I've spent the past few days on the road talking (mostly) to young people. Many of these conversations have revolved around the difference between education and credentialism. Within that conversation is still another idea--the discomfiting nature of historical study. That is to say, the idea that history was not made to make us feel good, or to raise our self-esteem. On the contrary, an humble engagement with history--one not rooted in opportunism--is, initially, going to be a downer.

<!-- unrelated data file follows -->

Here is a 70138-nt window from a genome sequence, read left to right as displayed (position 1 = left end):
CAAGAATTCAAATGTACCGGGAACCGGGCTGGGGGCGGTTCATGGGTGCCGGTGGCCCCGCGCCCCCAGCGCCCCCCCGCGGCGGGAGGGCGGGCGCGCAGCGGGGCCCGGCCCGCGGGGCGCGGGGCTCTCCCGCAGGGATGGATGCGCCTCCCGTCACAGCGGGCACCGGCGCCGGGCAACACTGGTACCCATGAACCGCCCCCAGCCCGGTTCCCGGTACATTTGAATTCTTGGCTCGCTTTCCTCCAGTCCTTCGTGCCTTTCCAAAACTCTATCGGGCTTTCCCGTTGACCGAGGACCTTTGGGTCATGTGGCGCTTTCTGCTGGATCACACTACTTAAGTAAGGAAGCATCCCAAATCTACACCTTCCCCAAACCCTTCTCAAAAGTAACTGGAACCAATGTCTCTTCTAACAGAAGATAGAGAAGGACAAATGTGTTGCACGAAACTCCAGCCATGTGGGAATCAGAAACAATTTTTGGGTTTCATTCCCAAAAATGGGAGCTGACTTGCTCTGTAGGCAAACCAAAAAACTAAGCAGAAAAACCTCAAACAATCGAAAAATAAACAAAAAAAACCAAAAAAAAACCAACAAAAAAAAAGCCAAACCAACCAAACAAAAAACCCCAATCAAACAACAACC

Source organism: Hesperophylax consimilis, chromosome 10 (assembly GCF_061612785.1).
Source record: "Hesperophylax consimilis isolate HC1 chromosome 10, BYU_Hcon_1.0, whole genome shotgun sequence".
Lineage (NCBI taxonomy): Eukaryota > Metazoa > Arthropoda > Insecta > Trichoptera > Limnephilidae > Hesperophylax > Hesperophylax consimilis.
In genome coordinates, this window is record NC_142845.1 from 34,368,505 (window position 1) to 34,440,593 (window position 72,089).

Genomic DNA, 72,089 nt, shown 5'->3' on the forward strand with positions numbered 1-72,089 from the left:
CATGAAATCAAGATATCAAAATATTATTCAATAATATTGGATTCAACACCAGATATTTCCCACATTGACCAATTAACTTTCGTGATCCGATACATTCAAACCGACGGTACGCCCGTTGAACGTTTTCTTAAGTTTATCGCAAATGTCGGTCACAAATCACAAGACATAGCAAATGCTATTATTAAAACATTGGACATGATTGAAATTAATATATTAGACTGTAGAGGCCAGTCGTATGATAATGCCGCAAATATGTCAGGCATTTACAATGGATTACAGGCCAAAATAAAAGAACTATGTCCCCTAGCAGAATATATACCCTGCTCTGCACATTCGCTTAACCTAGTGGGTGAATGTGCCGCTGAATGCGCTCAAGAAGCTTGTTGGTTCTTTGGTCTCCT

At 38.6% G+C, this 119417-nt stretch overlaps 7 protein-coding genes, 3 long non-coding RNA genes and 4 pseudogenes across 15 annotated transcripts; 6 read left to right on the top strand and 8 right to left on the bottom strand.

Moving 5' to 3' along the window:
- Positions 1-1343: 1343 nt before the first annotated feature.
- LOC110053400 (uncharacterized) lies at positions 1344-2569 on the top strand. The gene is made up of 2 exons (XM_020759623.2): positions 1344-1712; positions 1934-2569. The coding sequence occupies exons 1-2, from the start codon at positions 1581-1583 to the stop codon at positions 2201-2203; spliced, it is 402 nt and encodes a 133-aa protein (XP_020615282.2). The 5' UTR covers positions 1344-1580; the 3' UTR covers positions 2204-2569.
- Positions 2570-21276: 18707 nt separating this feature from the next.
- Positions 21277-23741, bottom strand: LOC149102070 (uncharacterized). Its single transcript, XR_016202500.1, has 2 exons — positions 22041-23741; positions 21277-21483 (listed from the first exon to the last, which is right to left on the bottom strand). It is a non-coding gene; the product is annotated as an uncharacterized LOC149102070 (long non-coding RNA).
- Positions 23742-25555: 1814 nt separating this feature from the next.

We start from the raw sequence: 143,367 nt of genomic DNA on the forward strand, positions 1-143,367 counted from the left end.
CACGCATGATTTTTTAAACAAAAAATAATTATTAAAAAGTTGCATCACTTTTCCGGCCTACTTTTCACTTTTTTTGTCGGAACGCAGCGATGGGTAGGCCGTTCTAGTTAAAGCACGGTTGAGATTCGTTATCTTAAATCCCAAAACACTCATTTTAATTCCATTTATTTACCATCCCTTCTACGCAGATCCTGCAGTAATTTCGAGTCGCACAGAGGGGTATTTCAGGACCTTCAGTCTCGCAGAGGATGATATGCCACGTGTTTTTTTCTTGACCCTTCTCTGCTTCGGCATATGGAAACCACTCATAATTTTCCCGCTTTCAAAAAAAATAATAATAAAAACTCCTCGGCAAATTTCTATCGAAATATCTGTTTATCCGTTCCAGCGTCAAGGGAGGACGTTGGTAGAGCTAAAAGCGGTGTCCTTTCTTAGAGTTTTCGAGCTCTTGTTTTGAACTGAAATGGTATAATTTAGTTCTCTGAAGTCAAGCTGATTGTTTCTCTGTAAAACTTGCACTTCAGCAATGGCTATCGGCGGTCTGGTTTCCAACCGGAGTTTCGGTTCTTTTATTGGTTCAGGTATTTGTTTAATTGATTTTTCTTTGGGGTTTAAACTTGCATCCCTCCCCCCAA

Last summer, an eruption on the sun's surface scored a solar weather hat trick, racking up all three of the major phenomenon scientists observe: a solar flare, a coronal mass ejection (CME), and coronal rain, "complex moving structures in association with changes in magnetic field lines that loop up into the sun's atmosphere," NASA explains. The solar flare in the video is not massive, by the sun's standards, but "moderately powerful," as NASA calls it. But what makes the show special is the coronal rain, charged plasma slowly dripping in fiery loops along the sun's magnetic fields.